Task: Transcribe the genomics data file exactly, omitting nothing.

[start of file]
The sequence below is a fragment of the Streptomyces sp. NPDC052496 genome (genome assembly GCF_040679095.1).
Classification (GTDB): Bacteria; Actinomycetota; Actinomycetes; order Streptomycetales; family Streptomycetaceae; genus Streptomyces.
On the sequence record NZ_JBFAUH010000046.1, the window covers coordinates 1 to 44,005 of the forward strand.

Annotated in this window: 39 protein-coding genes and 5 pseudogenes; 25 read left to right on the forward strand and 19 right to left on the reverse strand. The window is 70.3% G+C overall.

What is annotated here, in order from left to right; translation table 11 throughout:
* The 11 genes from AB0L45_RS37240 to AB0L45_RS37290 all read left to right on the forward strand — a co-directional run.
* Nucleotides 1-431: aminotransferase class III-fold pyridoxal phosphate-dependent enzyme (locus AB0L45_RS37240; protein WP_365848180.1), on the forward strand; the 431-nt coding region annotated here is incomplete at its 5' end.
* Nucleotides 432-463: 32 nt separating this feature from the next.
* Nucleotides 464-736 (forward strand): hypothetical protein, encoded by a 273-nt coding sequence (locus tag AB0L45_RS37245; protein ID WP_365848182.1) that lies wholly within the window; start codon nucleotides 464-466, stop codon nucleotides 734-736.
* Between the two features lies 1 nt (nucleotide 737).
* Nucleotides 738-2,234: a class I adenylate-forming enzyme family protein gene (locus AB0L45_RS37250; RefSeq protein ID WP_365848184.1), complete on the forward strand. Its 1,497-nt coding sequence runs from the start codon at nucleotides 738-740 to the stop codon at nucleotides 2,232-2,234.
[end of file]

The sequence below is a fragment of the Streptomyces sp. NPDC052496 genome (genome assembly GCF_040679095.1).
Classification (GTDB): Bacteria; Actinomycetota; Actinomycetes; order Streptomycetales; family Streptomycetaceae; genus Streptomyces.
On the sequence record NZ_JBFAUH010000046.1, the window covers coordinates 1 to 44,005 of the forward strand.

Annotated in this window: 39 protein-coding genes and 5 pseudogenes; 25 read left to right on the forward strand and 19 right to left on the reverse strand. The window is 70.3% G+C overall.

What is annotated here, in order from left to right; translation table 11 throughout:
* The 11 genes from AB0L45_RS37240 to AB0L45_RS37290 all read left to right on the forward strand — a co-directional run.
* Nucleotides 1-431: aminotransferase class III-fold pyridoxal phosphate-dependent enzyme (locus AB0L45_RS37240; protein WP_365848180.1), on the forward strand; the 431-nt coding region annotated here is incomplete at its 5' end.
* Nucleotides 432-463: 32 nt separating this feature from the next.
* Nucleotides 464-736 (forward strand): hypothetical protein, encoded by a 273-nt coding sequence (locus tag AB0L45_RS37245; protein ID WP_365848182.1) that lies wholly within the window; start codon nucleotides 464-466, stop codon nucleotides 734-736.
* Between the two features lies 1 nt (nucleotide 737).
* Nucleotides 738-2,234: a class I adenylate-forming enzyme family protein gene (locus AB0L45_RS37250; RefSeq protein ID WP_365848184.1), complete on the forward strand. Its 1,497-nt coding sequence runs from the start codon at nucleotides 738-740 to the stop codon at nucleotides 2,232-2,234.